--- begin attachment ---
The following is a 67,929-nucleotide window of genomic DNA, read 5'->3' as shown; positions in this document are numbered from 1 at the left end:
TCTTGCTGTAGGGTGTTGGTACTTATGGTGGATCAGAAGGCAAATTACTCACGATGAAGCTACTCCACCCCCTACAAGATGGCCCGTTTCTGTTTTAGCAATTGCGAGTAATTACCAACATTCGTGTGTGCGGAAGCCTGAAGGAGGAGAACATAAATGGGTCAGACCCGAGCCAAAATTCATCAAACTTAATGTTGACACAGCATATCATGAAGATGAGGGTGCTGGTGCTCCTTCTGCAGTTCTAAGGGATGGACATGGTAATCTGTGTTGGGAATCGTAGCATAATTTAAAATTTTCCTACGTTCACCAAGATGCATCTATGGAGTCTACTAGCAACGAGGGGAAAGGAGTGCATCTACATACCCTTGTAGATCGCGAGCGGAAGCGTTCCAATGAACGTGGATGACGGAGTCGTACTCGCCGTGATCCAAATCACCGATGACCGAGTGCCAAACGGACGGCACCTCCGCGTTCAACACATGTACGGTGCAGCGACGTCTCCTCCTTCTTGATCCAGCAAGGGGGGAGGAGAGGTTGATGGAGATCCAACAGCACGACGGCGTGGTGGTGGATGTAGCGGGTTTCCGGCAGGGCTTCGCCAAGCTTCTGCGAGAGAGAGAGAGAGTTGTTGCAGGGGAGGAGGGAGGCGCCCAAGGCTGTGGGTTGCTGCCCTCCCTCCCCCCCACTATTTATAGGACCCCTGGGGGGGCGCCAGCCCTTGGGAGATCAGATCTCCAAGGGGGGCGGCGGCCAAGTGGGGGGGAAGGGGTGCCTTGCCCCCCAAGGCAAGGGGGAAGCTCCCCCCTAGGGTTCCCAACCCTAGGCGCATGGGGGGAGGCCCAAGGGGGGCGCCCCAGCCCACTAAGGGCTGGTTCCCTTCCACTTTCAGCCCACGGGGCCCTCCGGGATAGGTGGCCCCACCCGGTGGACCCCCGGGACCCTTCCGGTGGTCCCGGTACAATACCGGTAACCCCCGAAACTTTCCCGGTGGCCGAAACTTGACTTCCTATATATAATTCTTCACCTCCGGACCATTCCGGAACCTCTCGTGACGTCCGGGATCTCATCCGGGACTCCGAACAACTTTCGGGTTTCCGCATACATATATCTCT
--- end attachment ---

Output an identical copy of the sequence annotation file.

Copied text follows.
The following is a 67,929-nucleotide window of genomic DNA, read 5'->3' as shown; positions in this document are numbered from 1 at the left end:
TCTTGCTGTAGGGTGTTGGTACTTATGGTGGATCAGAAGGCAAATTACTCACGATGAAGCTACTCCACCCCCTACAAGATGGCCCGTTTCTGTTTTAGCAATTGCGAGTAATTACCAACATTCGTGTGTGCGGAAGCCTGAAGGAGGAGAACATAAATGGGTCAGACCCGAGCCAAAATTCATCAAACTTAATGTTGACACAGCATATCATGAAGATGAGGGTGCTGGTGCTCCTTCTGCAGTTCTAAGGGATGGACATGGTAATCTGTGTTGGGAATCGTAGCATAATTTAAAATTTTCCTACGTTCACCAAGATGCATCTATGGAGTCTACTAGCAACGAGGGGAAAGGAGTGCATCTACATACCCTTGTAGATCGCGAGCGGAAGCGTTCCAATGAACGTGGATGACGGAGTCGTACTCGCCGTGATCCAAATCACCGATGACCGAGTGCCAAACGGACGGCACCTCCGCGTTCAACACATGTACGGTGCAGCGACGTCTCCTCCTTCTTGATCCAGCAAGGGGGGAGGAGAGGTTGATGGAGATCCAACAGCACGACGGCGTGGTGGTGGATGTAGCGGGTTTCCGGCAGGGCTTCGCCAAGCTTCTGCGAGAGAGAGAGAGAGTTGTTGCAGGGGAGGAGGGAGGCGCCCAAGGCTGTGGGTTGCTGCCCTCCCTCCCCCCCACTATTTATAGGACCCCTGGGGGGGCGCCAGCCCTTGGGAGATCAGATCTCCAAGGGGGGCGGCGGCCAAGTGGGGGGGAAGGGGTGCCTTGCCCCCCAAGGCAAGGGGGAAGCTCCCCCCTAGGGTTCCCAACCCTAGGCGCATGGGGGGAGGCCCAAGGGGGGCGCCCCAGCCCACTAAGGGCTGGTTCCCTTCCACTTTCAGCCCACGGGGCCCTCCGGGATAGGTGGCCCCACCCGGTGGACCCCCGGGACCCTTCCGGTGGTCCCGGTACAATACCGGTAACCCCCGAAACTTTCCCGGTGGCCGAAACTTGACTTCCTATATATAATTCTTCACCTCCGGACCATTCCGGAACCTCTCGTGACGTCCGGGATCTCATCCGGGACTCCGAACAACTTTCGGGTTTCCGCATACATATATCTCT